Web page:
Welcome to the wide world of electric guitars! Even if you played an acoustic guitar before, the wide array of options when it comes to electric guitars can be daunting. But really, there are only three things you should decide before you make your first electric guitar purchase.
You're probably thinking that choosing the right guitar (along with other gear you need) seems a lot more complicated than deciding on three options. But here's the thing: any electric guitar can play any genre of music well. While some models are more common in certain genres than others, the sound that you create is mostly based on how you play the instrument, your technique, and your musicality. Besides, it's really cool to see someone jamming country music, for example, on a traditional heavy-metal, shredder guitar.
Solid or Hollow Body
Solid-body electric guitars are popular in every music genre. The great thing about solid body electric guitars is that you can turn the volume up as loud as you like. The solid-body construction prevents unwanted feedback through the amplifier. Rock n' roll would probably not be as popular as it is today without them.
Hollow-body electrics offer a great woody sound that's softer and more rounded than solid-body electrics. While they're found in every genre, hollow bodies are most often heard in jazz. The downside of these guitars is that they don't handle high volumes very well, as they tend to feedback unwanted noise through the amplifier at high volumes. Some models have a solid wood block in the center of them that helps keep the feedback in check. And some players even stuff socks into the guitar's F holes to gain even more control over the feedback at high volumes.
Humbuckers or Single Coils
Humbucking pickups feature two coils. This gives these guitars a warmer, fuller sound than guitars with single-coil pickups. Additionally, the two coils prevent feedback through the amplifier when you aren't playing the guitar. Hence the name, a humbucker bucks the hum (feedback). Chords tend to sound a little better to most ears on a guitar with humbuckers.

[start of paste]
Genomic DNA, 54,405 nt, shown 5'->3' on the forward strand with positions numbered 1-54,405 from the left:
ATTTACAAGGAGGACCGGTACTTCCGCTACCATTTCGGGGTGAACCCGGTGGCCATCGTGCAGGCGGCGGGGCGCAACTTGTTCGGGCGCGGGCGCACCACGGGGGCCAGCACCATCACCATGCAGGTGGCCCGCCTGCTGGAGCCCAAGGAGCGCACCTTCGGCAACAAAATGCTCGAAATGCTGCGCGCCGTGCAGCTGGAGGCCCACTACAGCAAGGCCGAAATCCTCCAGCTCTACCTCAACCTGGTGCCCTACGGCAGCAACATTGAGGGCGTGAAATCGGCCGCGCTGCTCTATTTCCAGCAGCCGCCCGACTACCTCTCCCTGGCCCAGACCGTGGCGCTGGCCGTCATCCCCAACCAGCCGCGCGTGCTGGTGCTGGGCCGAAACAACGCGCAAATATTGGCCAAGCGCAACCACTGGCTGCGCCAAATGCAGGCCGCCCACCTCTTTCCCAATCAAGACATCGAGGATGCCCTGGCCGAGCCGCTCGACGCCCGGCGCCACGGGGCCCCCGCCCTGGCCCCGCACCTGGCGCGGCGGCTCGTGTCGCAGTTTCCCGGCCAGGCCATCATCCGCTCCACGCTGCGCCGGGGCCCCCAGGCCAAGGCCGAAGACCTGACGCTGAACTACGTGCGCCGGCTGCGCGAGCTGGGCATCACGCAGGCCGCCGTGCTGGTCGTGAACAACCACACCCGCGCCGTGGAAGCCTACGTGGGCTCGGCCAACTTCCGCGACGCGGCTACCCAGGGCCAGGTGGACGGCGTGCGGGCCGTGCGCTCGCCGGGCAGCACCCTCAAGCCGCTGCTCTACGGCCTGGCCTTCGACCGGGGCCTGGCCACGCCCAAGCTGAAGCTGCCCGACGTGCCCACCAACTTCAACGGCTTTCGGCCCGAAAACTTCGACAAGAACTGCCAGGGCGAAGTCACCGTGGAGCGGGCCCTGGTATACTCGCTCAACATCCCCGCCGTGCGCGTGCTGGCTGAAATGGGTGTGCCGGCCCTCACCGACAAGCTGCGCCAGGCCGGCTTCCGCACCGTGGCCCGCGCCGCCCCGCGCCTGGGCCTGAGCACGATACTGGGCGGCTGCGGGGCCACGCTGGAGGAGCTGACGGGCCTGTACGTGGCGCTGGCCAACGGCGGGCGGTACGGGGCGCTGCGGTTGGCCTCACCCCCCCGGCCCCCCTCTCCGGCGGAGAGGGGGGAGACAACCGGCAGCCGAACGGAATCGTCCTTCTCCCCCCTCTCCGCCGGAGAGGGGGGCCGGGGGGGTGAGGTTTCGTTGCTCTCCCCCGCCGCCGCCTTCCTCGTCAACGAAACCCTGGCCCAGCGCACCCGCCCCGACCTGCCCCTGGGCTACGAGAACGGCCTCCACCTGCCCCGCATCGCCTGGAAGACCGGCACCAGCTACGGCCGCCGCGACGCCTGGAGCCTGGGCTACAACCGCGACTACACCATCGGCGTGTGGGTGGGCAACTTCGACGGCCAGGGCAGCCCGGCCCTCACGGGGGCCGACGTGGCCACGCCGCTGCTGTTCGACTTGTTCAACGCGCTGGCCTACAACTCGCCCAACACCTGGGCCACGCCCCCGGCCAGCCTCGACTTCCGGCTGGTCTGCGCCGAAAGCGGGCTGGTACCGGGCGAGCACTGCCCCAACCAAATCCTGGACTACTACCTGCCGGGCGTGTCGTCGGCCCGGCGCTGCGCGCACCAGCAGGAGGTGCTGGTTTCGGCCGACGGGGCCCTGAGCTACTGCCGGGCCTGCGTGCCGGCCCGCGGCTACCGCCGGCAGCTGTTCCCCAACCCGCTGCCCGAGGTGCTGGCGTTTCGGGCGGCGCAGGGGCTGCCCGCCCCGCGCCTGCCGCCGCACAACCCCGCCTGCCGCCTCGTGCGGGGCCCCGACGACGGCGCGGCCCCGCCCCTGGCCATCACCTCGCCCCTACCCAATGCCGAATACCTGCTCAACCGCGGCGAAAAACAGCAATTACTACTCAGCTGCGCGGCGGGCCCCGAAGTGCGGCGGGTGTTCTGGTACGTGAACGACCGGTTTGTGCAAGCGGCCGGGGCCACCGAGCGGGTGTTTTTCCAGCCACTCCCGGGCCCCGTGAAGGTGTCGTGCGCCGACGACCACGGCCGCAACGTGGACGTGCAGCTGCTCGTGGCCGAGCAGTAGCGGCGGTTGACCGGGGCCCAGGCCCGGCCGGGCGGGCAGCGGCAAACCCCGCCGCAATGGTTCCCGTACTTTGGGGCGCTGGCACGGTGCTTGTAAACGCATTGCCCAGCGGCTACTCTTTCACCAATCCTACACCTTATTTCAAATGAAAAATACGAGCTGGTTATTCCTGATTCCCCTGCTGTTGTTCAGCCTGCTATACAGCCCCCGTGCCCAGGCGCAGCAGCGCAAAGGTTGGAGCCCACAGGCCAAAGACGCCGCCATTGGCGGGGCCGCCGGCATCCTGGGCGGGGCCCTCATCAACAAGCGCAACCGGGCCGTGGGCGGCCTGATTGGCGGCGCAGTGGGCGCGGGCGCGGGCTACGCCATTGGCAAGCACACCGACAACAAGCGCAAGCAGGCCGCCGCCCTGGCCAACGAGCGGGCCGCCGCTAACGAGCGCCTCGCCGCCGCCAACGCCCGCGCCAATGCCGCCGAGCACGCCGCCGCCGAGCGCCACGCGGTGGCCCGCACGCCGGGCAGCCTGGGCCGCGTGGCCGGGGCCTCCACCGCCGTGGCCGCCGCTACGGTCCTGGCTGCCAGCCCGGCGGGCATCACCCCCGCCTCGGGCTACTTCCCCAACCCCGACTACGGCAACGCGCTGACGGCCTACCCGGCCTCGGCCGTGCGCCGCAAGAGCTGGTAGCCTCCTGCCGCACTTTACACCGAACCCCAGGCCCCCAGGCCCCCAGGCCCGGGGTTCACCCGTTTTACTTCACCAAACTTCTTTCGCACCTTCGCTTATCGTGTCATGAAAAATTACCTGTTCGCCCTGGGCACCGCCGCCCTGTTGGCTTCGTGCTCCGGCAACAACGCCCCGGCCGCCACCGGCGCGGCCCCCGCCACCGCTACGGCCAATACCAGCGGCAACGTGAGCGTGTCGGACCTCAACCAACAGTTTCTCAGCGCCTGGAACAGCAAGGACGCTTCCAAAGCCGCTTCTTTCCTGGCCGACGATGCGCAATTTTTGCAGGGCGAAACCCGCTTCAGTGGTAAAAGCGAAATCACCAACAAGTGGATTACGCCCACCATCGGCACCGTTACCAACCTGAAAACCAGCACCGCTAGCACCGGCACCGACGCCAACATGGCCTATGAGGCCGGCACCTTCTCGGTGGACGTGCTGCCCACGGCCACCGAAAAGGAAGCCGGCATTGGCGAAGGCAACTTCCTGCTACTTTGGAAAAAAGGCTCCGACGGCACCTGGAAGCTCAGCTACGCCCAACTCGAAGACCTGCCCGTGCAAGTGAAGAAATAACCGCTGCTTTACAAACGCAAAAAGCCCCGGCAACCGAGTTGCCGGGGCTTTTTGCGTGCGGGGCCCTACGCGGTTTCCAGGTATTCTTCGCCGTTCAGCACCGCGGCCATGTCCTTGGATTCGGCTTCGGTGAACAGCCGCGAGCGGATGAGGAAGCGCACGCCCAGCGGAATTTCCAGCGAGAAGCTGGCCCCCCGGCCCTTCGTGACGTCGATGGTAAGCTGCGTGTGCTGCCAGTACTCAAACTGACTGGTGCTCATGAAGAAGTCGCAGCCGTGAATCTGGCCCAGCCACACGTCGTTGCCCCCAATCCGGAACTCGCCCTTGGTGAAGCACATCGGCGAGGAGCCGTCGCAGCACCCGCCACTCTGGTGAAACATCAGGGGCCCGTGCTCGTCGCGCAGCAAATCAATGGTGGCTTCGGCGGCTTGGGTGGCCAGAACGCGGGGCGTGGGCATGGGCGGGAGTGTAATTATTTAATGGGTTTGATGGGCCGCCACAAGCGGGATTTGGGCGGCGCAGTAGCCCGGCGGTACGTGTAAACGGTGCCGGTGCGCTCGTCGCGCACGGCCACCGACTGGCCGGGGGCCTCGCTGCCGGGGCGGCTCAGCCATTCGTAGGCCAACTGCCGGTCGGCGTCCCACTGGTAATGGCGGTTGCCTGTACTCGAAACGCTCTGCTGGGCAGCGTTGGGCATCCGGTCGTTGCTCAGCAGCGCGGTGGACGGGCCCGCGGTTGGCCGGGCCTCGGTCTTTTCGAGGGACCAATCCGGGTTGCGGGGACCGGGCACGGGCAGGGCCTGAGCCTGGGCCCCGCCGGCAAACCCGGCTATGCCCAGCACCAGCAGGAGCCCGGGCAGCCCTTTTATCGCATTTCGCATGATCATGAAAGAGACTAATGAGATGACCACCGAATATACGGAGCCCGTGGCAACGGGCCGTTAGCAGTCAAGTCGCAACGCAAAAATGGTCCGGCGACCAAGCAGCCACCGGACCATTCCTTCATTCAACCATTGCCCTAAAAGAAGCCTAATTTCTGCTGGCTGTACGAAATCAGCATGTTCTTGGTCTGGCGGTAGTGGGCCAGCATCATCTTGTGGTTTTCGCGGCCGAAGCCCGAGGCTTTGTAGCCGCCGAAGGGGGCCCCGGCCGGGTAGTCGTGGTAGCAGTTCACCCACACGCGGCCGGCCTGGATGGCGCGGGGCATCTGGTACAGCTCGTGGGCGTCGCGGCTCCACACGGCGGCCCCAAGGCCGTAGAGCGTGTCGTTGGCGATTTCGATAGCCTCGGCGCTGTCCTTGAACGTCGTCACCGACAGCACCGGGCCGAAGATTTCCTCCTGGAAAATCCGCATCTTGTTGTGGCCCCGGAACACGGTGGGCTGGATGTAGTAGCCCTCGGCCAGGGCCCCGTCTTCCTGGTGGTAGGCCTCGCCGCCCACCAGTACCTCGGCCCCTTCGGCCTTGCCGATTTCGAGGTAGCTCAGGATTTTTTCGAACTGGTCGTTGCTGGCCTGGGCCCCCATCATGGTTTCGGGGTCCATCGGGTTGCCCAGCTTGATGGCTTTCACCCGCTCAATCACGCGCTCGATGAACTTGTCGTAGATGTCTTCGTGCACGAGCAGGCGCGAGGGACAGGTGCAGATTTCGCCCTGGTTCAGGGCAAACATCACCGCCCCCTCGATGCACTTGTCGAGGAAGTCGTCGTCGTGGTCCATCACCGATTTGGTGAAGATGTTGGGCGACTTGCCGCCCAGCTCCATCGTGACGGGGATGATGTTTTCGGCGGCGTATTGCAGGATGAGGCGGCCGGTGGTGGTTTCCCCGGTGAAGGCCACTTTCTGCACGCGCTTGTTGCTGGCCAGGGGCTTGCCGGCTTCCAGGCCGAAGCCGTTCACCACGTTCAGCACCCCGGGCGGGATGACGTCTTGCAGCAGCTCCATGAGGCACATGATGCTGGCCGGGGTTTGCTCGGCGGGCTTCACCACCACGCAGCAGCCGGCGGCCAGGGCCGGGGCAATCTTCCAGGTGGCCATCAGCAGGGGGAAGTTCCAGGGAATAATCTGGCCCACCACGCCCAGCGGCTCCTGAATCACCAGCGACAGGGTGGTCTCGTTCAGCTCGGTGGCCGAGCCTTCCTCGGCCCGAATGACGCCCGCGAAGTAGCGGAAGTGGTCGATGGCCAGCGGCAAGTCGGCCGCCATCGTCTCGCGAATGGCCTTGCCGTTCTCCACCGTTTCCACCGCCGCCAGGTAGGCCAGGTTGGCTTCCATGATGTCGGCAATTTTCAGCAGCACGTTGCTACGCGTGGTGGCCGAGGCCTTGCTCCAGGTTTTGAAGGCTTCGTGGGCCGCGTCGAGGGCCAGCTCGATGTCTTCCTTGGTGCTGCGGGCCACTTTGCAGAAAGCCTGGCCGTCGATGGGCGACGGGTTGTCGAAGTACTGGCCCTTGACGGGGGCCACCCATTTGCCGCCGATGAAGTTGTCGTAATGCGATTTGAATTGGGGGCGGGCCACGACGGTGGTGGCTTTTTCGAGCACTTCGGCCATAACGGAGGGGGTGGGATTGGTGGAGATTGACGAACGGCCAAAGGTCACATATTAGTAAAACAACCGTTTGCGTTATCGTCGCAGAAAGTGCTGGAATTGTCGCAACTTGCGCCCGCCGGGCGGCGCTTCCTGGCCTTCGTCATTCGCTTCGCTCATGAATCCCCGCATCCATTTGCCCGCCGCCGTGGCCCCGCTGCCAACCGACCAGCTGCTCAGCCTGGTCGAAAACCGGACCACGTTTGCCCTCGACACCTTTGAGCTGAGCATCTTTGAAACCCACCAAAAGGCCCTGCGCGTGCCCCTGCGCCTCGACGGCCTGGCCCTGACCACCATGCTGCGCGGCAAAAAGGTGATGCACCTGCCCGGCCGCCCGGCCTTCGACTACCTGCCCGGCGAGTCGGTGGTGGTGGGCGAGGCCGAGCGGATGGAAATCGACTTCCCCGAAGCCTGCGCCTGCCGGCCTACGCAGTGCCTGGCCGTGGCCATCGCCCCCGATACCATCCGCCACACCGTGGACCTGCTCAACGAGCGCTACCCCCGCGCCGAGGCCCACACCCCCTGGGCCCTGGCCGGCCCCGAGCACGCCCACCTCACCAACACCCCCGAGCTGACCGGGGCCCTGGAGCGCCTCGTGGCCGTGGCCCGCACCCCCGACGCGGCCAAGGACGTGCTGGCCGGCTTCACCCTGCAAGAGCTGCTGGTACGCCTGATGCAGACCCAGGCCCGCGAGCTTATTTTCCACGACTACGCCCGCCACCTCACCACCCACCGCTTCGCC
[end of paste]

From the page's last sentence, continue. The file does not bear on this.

Single-coil pickups sound thinner and brighter than humbuckers. They also send feedback through the amplifier when you aren't playing guitar. In recent decades, numerous manufacturers have developed single-coils that don't hum like traditional single-coils. Scales and single-note runs tend to sound a little more articulate on a guitar with single coils.
How It Feels
Consider how heavy the guitar feels when you hold it. Some models are extremely heavy while some are designed specifically for providing weight relief to the player. Choose based on your strength, the condition of your back and shoulders, and how much time you plan to spend playing it.
The most important factor has been saved for last. How does the guitar make you feel when you look at it and hold it? Does it inspire you and make you wanna play more? If so, then you've probably found your electric guitar, especially if you're new to playing the guitar and unsure of what you want kind of music you want to perform.Share
19 May 2021
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